Mosaic hybrid zones arise when ecologically differentiated taxa hybridize across a network of habitat patches. Frequent interbreeding across a small-scale patchwork can erode species differences that might have been preserved in a clinal hybrid zone. In particular, the rapid breakdown of neutral divergence sets an upper limit to the time for which differences at marker loci can persist. We present here a case study of a mosaic hybrid zone between the fire-bellied toads Bombina bombina and B. variegata (Anura: Discoglossidae) near Apahida in Romania. In our 20 × 20 km study area, we detected no evidence of a clinal transition but found a strong association between aquatic habitat and mean allele frequencies at four molecular markers. In particular, pure populations of B. bombina in ponds appear to cause massive introgression into the surrounding B. variegata gene pool found in temporary aquatic sites. Nevertheless, the genetic structure of these hybrid populations was remarkably similar to those of a previously studied transect near Pescenica (Croatia), which had both clinal and mosaic features: estimates of heterozygote deficit and linkage disequilibrium in each country are similar. In Apahida, the observed strong linkage disequilibria should stem from an imperfect habitat preference that guides most (but not all) adults into the habitats to which they are adapted. In the absence of a clinal structure, the inferred migration rate between habitats implies that associations between selected loci and neutral markers should break down rapidly. Although plausible selection strengths can maintain differentiation at those loci adapting the toads to either permanent or temporary breeding sites, the divergence at neutral markers must be transient. The hybrid zone may be approaching a state in which the gene pools are homogenized at all but the selected loci, not dissimilar from an early stage of sympatric divergence.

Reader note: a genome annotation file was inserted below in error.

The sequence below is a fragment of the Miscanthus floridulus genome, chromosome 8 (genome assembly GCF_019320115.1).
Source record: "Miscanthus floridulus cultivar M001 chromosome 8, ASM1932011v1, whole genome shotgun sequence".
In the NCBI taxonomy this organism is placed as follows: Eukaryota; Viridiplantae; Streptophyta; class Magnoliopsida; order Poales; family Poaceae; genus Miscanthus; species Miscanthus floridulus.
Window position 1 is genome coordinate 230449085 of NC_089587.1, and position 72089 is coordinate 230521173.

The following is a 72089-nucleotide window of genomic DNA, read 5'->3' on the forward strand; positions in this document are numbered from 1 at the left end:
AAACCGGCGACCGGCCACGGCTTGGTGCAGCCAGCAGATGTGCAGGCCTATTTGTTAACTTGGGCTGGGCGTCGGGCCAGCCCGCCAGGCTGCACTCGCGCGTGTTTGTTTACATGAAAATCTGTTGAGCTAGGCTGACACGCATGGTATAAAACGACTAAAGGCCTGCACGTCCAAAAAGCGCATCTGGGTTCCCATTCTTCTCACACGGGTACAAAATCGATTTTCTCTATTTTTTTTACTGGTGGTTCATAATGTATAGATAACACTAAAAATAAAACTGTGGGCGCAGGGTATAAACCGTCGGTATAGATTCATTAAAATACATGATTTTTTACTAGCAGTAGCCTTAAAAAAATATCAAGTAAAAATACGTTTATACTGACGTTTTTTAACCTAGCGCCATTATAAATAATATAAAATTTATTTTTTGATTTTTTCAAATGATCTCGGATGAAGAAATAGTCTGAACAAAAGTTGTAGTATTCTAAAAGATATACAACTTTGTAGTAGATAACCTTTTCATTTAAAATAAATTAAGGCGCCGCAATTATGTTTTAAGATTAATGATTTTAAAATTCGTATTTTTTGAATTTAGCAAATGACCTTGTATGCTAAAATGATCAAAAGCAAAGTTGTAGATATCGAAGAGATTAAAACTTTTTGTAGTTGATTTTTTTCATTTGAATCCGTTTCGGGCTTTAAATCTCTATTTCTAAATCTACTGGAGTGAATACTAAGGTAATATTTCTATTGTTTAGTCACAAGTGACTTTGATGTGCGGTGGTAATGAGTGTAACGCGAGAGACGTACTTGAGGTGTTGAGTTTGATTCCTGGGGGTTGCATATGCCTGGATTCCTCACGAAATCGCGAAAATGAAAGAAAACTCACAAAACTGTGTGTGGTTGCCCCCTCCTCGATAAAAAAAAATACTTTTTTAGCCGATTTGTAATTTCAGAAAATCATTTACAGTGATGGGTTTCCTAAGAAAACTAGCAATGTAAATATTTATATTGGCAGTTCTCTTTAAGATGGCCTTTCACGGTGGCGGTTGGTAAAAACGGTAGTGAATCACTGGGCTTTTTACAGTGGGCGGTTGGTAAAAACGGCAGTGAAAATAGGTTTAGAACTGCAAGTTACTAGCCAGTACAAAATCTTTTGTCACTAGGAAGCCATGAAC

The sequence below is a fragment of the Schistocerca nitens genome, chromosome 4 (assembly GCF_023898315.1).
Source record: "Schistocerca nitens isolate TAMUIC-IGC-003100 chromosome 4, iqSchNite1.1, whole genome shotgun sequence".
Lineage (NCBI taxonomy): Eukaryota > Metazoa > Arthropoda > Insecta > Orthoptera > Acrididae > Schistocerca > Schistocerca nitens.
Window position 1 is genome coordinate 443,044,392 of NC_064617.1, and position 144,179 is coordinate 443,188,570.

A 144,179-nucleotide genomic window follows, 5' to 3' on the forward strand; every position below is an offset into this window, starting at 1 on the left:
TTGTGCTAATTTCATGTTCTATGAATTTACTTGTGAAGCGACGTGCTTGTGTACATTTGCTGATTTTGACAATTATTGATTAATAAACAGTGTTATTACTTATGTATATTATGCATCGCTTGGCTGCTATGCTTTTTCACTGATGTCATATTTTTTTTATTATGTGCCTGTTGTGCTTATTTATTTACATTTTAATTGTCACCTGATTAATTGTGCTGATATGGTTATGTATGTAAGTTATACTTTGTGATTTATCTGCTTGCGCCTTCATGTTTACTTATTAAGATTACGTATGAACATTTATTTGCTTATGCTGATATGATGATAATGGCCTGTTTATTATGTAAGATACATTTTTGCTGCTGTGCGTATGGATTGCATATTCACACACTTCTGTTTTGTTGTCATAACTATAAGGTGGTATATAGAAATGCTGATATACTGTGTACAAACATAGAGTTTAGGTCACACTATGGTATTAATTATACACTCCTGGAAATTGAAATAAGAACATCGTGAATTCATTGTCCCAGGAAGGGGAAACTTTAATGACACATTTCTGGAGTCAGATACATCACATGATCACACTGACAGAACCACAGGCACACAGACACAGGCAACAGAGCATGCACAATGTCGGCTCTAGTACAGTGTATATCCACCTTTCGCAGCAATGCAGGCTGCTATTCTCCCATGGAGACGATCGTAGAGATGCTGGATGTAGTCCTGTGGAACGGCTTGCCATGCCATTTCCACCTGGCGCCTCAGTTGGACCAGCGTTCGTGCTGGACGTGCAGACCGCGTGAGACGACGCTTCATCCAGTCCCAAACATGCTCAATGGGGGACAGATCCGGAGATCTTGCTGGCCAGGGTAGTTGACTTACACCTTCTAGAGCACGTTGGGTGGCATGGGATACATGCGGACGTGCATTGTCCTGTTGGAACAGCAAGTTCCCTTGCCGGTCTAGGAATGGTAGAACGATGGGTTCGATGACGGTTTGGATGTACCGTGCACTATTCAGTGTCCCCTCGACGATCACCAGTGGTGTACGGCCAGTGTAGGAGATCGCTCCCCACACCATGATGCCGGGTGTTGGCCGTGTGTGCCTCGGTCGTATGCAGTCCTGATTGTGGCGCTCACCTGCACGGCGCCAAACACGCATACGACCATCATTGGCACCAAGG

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Vol. 57 • No. 8